Saturday 25 June 2011


Well, I got my wish on Thursday after writing that I wanted instant feedback. The editor likes the book and we are going ahead with a series of four that will be collected in a single graphic novel. I can’t say much about them as the story is still forming in my head. I am so pleased that it is finally coming together and if I am honest it still seems a little unreal. I will keep you informed.
On a more homely note I was cooking last night and as I wilted some cabbage, I remembered my mother saving the cabbage water for my brother and I to drink. It was one of those moments when you are telescoped by to an event in the past that you haven’t thought of for many years-I’m sure Proust describes it far more eloquently. But here is a poem about it.
In those days vitamins were indestructible.
Boil the cabbage and they simply migrated.

I can still see that steaming water,
Murky with suspended goodness,
As my mother carefully divided it
Between my brother and me.
The long finish.

“Drink it all up.
It will keep you well.

Wednesday 22 June 2011

New Worlds and Old Paint

I have been burning the paint off the woodwork in my hall today and am glad to have stopped. There is a rhythm to the work, but I do not find that it enables me live in my head while I work. It is far too fiddly for that, instead I have to keep my attention on ensuring the lowest layer; a sort of brown varnish is removed. I suppose it is good to have a day or two where I interact with the world rather than inhabiting my head.
Before continuing with the DIY I had just completed the second draft of a script for the first part of a graphic novel. It is early days yet but I think in the preceding two weeks I had created a suitably different world that chimes with this. I now await the comments of my editor. I am really impatient; I want instant feedback and know as I write this, that it sounds ridiculous. It is not possible, wheels that grind fine grind slowly. I will keep you informed.
When I stripped the wallpaper in the last house I lived in I wrote this about the experience:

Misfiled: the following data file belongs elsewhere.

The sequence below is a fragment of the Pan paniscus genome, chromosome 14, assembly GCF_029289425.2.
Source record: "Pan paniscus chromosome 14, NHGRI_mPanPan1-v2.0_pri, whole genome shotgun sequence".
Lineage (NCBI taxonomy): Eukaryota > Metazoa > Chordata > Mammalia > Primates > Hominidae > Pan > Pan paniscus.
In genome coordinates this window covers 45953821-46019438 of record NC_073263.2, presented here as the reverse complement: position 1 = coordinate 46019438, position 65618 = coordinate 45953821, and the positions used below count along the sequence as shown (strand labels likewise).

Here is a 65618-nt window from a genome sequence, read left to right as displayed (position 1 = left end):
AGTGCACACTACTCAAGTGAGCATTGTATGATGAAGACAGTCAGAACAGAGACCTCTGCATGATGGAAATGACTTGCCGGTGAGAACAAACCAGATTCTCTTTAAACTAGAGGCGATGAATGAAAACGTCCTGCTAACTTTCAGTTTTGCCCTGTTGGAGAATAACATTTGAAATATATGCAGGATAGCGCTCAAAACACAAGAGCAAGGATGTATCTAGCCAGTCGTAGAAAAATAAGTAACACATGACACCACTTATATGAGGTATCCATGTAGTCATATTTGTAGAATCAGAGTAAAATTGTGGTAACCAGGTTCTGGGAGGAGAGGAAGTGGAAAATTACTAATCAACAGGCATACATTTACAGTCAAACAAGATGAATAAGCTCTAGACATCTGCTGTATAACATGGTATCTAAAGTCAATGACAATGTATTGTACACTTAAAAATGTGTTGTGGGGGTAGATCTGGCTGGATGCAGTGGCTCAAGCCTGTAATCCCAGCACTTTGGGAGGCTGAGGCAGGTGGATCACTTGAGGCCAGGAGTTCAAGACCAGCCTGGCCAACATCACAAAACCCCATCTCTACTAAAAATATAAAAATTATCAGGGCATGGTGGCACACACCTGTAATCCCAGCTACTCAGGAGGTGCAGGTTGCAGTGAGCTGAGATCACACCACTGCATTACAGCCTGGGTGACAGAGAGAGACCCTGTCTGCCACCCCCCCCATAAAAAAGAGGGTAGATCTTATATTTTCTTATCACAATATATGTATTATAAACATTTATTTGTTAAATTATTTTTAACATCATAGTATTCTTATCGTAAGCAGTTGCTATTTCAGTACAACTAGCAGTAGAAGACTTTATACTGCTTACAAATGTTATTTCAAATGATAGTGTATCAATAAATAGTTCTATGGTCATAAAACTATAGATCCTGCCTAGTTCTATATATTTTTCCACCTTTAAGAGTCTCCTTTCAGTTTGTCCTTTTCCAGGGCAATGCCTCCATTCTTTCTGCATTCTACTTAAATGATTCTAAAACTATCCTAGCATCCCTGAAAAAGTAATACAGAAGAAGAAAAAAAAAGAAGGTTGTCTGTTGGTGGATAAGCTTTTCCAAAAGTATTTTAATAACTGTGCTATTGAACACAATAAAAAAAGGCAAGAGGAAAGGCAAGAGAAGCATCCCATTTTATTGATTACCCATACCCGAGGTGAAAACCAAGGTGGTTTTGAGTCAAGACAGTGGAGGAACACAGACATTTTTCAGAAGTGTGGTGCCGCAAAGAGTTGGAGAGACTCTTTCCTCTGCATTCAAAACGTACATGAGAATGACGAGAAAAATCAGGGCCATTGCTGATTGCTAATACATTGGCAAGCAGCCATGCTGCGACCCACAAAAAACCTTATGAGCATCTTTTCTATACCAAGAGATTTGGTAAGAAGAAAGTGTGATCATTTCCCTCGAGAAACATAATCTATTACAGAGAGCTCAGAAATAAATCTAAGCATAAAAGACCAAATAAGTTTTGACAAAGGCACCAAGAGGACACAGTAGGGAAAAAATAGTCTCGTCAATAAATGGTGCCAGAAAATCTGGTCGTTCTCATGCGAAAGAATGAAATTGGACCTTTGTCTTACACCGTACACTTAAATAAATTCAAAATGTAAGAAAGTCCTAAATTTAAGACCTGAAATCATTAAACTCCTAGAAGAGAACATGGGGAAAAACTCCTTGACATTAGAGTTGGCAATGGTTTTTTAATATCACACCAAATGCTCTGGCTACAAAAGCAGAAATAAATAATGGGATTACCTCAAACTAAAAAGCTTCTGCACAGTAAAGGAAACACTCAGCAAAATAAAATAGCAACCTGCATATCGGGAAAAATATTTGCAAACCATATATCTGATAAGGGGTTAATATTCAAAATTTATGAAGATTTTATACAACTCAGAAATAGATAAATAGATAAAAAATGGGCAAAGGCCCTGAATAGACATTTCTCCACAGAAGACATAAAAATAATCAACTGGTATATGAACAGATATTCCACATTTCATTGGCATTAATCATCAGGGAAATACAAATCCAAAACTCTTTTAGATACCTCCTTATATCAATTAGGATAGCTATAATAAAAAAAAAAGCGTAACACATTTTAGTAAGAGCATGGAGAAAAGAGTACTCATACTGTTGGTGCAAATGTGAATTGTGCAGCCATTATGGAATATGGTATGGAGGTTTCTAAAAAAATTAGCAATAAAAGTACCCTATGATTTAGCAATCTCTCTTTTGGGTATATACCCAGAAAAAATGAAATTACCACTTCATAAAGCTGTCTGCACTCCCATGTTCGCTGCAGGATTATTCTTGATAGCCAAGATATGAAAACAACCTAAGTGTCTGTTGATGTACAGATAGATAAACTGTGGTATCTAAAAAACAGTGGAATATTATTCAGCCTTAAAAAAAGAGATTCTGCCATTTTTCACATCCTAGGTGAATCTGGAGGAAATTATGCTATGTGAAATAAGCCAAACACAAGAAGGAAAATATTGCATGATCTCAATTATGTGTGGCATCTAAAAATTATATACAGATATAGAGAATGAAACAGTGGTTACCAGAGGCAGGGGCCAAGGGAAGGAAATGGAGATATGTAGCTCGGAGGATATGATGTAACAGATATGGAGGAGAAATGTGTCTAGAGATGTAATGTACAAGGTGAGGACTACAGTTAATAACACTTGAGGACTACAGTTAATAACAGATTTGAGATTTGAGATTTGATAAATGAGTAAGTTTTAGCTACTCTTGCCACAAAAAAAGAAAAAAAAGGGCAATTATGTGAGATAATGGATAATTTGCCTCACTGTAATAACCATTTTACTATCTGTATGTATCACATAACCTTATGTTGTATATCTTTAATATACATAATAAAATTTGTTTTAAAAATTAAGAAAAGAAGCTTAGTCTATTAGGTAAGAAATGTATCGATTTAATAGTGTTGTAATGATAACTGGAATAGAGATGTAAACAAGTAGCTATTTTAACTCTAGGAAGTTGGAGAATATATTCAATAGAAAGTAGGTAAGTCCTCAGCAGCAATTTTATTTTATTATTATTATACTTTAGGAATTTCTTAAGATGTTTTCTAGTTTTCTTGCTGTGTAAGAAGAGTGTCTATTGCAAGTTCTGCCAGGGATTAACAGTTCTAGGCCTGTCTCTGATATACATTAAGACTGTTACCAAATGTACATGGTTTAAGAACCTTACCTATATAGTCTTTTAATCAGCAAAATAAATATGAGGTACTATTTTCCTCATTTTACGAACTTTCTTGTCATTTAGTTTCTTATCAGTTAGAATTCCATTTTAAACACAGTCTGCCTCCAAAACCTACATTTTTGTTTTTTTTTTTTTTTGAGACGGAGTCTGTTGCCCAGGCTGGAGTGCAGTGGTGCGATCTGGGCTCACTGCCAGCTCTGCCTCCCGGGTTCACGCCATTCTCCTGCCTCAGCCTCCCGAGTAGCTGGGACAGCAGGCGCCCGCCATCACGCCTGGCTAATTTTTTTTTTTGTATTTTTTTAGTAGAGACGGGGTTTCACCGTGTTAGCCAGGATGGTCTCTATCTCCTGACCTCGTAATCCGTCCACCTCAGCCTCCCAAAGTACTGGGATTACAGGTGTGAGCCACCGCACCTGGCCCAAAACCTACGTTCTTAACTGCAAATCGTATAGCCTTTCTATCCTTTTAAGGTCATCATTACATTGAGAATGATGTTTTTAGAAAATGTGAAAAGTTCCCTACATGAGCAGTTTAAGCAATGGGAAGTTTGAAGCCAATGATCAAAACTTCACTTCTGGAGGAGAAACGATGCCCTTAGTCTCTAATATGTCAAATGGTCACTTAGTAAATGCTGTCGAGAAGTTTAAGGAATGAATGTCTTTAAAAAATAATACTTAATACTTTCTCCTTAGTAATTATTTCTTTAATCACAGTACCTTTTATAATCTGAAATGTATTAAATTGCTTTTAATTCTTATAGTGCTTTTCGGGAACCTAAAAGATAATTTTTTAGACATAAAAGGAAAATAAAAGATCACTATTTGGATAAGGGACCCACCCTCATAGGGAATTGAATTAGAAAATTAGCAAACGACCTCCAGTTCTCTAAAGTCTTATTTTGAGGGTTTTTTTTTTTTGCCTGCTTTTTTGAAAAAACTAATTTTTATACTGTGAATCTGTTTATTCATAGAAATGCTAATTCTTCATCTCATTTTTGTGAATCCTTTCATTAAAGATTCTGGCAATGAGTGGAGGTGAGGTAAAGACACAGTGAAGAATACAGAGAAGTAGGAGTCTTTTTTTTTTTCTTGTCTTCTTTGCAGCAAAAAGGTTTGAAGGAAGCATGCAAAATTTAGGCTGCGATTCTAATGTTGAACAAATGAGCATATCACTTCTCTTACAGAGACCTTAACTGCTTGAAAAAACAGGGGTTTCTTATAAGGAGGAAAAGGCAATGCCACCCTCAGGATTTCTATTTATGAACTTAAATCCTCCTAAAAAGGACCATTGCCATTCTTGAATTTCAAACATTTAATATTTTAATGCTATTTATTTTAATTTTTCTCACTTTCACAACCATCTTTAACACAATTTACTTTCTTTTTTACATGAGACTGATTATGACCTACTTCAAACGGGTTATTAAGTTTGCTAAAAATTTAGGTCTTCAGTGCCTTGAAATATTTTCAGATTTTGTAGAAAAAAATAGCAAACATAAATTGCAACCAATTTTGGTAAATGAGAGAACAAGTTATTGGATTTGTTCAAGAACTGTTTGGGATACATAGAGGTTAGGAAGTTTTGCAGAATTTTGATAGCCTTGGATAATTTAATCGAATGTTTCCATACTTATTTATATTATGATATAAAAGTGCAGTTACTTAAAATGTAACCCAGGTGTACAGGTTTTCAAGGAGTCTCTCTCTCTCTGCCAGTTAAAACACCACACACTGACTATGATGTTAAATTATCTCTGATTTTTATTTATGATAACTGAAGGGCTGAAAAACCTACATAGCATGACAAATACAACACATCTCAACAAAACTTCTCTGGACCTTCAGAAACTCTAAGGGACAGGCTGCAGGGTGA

Stripping Woodchip
Even with an industrial strength steamer,
The paper will blister and bubble
Before stretching under scraper blade.
It will take longer to remove than to fit.
Heavy paste, no worries if the paper stretched
And it will cover many things.
In this case institutional green walls,
The shade of urinals and forgotten wards.
It seems the whole house was this colour.
Did it comfort the painter
Knowing every room was identical?
Was the woodchip a stop gap?
Or an illustration of limited thinking?
There are no pencilled signatures under the coarse Paper,
No record of identity or belonging.
The job expands and takes forever.

Friday 17 June 2011


My brother is being made redundant today, after twenty three years with the same firm. I, myself, was made redundant three years ago after twenty four years with Social Services. My brother is losing his job because it is more profitable to rent out the land than it is to make beer. I was made redundant because the department I worked in was judged to have too many staff.
My brother tells me that there has been a general feeling of satisfaction about the plant closing; that the workforce did their best. The last week has been a celebration of all those years of making beer, many more years than he has worked there. The fabled brewery bar, long ago closed for health and safety reasons, was open for business yesterday and will finally close today when the last person leaves.
I cannot help but contrast that with my own redundancy process. I was part of the first wave of local authority redundancies; there was no celebration, just a vague feeling of embarrassment on the part of my colleagues. We quietly left in the middle of the afternoon, as it has turned out, the first of many to be “let go”.